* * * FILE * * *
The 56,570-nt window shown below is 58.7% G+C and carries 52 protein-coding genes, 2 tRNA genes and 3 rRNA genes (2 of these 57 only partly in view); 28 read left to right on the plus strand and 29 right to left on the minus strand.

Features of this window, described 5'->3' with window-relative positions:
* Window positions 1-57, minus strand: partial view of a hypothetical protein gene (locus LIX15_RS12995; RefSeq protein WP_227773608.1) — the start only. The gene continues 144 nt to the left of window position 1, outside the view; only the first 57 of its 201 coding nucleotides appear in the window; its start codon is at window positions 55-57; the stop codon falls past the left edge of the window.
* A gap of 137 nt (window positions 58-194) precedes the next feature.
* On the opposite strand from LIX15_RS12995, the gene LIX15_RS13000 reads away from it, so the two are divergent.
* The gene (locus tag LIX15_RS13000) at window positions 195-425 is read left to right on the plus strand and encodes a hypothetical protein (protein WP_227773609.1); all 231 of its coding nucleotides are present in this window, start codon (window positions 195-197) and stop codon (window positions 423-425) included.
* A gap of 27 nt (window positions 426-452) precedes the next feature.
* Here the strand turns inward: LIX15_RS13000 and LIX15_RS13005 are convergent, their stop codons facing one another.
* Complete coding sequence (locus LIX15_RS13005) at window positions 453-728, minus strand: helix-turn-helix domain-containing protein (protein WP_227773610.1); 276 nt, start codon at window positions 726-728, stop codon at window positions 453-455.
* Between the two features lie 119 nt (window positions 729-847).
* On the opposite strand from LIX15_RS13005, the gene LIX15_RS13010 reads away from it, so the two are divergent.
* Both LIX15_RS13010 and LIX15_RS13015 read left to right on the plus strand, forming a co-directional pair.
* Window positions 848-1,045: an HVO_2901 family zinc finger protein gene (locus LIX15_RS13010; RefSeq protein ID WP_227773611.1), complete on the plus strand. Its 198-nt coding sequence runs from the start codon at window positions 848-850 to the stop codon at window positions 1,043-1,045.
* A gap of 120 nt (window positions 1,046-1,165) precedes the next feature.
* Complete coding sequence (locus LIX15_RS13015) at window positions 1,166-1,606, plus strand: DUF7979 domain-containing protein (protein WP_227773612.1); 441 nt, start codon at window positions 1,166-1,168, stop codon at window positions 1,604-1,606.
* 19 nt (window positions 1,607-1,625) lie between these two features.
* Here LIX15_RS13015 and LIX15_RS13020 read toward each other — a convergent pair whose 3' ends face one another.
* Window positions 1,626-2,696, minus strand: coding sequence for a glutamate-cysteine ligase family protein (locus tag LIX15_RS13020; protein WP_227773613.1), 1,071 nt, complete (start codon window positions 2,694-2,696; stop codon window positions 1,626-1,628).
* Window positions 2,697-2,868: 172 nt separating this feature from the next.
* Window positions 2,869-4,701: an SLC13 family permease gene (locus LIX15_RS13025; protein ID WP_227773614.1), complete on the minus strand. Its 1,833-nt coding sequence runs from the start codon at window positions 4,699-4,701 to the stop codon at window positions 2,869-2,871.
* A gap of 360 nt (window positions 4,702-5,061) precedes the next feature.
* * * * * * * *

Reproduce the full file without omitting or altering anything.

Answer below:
The 56,570-nt window shown below is 58.7% G+C and carries 52 protein-coding genes, 2 tRNA genes and 3 rRNA genes (2 of these 57 only partly in view); 28 read left to right on the plus strand and 29 right to left on the minus strand.

Features of this window, described 5'->3' with window-relative positions:
* Window positions 1-57, minus strand: partial view of a hypothetical protein gene (locus LIX15_RS12995; RefSeq protein WP_227773608.1) — the start only. The gene continues 144 nt to the left of window position 1, outside the view; only the first 57 of its 201 coding nucleotides appear in the window; its start codon is at window positions 55-57; the stop codon falls past the left edge of the window.
* A gap of 137 nt (window positions 58-194) precedes the next feature.
* On the opposite strand from LIX15_RS12995, the gene LIX15_RS13000 reads away from it, so the two are divergent.
* The gene (locus tag LIX15_RS13000) at window positions 195-425 is read left to right on the plus strand and encodes a hypothetical protein (protein WP_227773609.1); all 231 of its coding nucleotides are present in this window, start codon (window positions 195-197) and stop codon (window positions 423-425) included.
* A gap of 27 nt (window positions 426-452) precedes the next feature.
* Here the strand turns inward: LIX15_RS13000 and LIX15_RS13005 are convergent, their stop codons facing one another.
* Complete coding sequence (locus LIX15_RS13005) at window positions 453-728, minus strand: helix-turn-helix domain-containing protein (protein WP_227773610.1); 276 nt, start codon at window positions 726-728, stop codon at window positions 453-455.
* Between the two features lie 119 nt (window positions 729-847).
* On the opposite strand from LIX15_RS13005, the gene LIX15_RS13010 reads away from it, so the two are divergent.
* Both LIX15_RS13010 and LIX15_RS13015 read left to right on the plus strand, forming a co-directional pair.
* Window positions 848-1,045: an HVO_2901 family zinc finger protein gene (locus LIX15_RS13010; RefSeq protein ID WP_227773611.1), complete on the plus strand. Its 198-nt coding sequence runs from the start codon at window positions 848-850 to the stop codon at window positions 1,043-1,045.
* A gap of 120 nt (window positions 1,046-1,165) precedes the next feature.
* Complete coding sequence (locus LIX15_RS13015) at window positions 1,166-1,606, plus strand: DUF7979 domain-containing protein (protein WP_227773612.1); 441 nt, start codon at window positions 1,166-1,168, stop codon at window positions 1,604-1,606.
* 19 nt (window positions 1,607-1,625) lie between these two features.
* Here LIX15_RS13015 and LIX15_RS13020 read toward each other — a convergent pair whose 3' ends face one another.
* Window positions 1,626-2,696, minus strand: coding sequence for a glutamate-cysteine ligase family protein (locus tag LIX15_RS13020; protein WP_227773613.1), 1,071 nt, complete (start codon window positions 2,694-2,696; stop codon window positions 1,626-1,628).
* Window positions 2,697-2,868: 172 nt separating this feature from the next.
* Window positions 2,869-4,701: an SLC13 family permease gene (locus LIX15_RS13025; protein ID WP_227773614.1), complete on the minus strand. Its 1,833-nt coding sequence runs from the start codon at window positions 4,699-4,701 to the stop codon at window positions 2,869-2,871.
* A gap of 360 nt (window positions 4,702-5,061) precedes the next feature.